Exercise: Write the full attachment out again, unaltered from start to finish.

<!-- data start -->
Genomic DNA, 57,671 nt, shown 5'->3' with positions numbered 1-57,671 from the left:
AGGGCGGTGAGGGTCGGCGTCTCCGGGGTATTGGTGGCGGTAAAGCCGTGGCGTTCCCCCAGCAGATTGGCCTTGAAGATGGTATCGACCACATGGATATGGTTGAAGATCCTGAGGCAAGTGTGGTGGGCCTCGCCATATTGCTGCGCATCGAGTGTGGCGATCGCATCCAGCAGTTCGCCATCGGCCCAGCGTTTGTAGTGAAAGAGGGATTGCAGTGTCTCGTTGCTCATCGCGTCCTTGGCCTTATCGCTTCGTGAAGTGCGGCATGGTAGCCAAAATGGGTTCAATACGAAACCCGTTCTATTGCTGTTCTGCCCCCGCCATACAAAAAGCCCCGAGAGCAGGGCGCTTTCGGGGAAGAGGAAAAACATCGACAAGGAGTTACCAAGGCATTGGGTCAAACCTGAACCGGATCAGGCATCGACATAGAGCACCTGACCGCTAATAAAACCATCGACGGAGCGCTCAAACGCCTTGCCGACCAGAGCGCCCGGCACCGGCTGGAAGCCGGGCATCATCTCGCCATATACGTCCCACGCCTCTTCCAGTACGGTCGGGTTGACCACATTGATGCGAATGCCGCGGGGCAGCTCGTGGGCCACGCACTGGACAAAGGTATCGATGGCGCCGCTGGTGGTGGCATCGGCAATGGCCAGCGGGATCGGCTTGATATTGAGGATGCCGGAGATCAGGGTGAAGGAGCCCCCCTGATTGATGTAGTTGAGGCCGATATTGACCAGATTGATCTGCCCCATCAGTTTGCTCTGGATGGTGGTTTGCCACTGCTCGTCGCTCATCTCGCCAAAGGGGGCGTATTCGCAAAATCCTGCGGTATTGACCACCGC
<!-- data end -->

Genomic DNA, 57,671 nt, shown 5'->3' with positions numbered 1-57,671 from the left:
AGGGCGGTGAGGGTCGGCGTCTCCGGGGTATTGGTGGCGGTAAAGCCGTGGCGTTCCCCCAGCAGATTGGCCTTGAAGATGGTATCGACCACATGGATATGGTTGAAGATCCTGAGGCAAGTGTGGTGGGCCTCGCCATATTGCTGCGCATCGAGTGTGGCGATCGCATCCAGCAGTTCGCCATCGGCCCAGCGTTTGTAGTGAAAGAGGGATTGCAGTGTCTCGTTGCTCATCGCGTCCTTGGCCTTATCGCTTCGTGAAGTGCGGCATGGTAGCCAAAATGGGTTCAATACGAAACCCGTTCTATTGCTGTTCTGCCCCCGCCATACAAAAAGCCCCGAGAGCAGGGCGCTTTCGGGGAAGAGGAAAAACATCGACAAGGAGTTACCAAGGCATTGGGTCAAACCTGAACCGGATCAGGCATCGACATAGAGCACCTGACCGCTAATAAAACCATCGACGGAGCGCTCAAACGCCTTGCCGACCAGAGCGCCCGGCACCGGCTGGAAGCCGGGCATCATCTCGCCATATACGTCCCACGCCTCTTCCAGTACGGTCGGGTTGACCACATTGATGCGAATGCCGCGGGGCAGCTCGTGGGCCACGCACTGGACAAAGGTATCGATGGCGCCGCTGGTGGTGGCATCGGCAATGGCCAGCGGGATCGGCTTGATATTGAGGATGCCGGAGATCAGGGTGAAGGAGCCCCCCTGATTGATGTAGTTGAGGCCGATATTGACCAGATTGATCTGCCCCATCAGTTTGCTCTGGATGGTGGTTTGCCACTGCTCGTCGCTCATCTCGCCAAAGGGGGCGTATTCGCAAAATCCTGCGGTATTGACCACCGC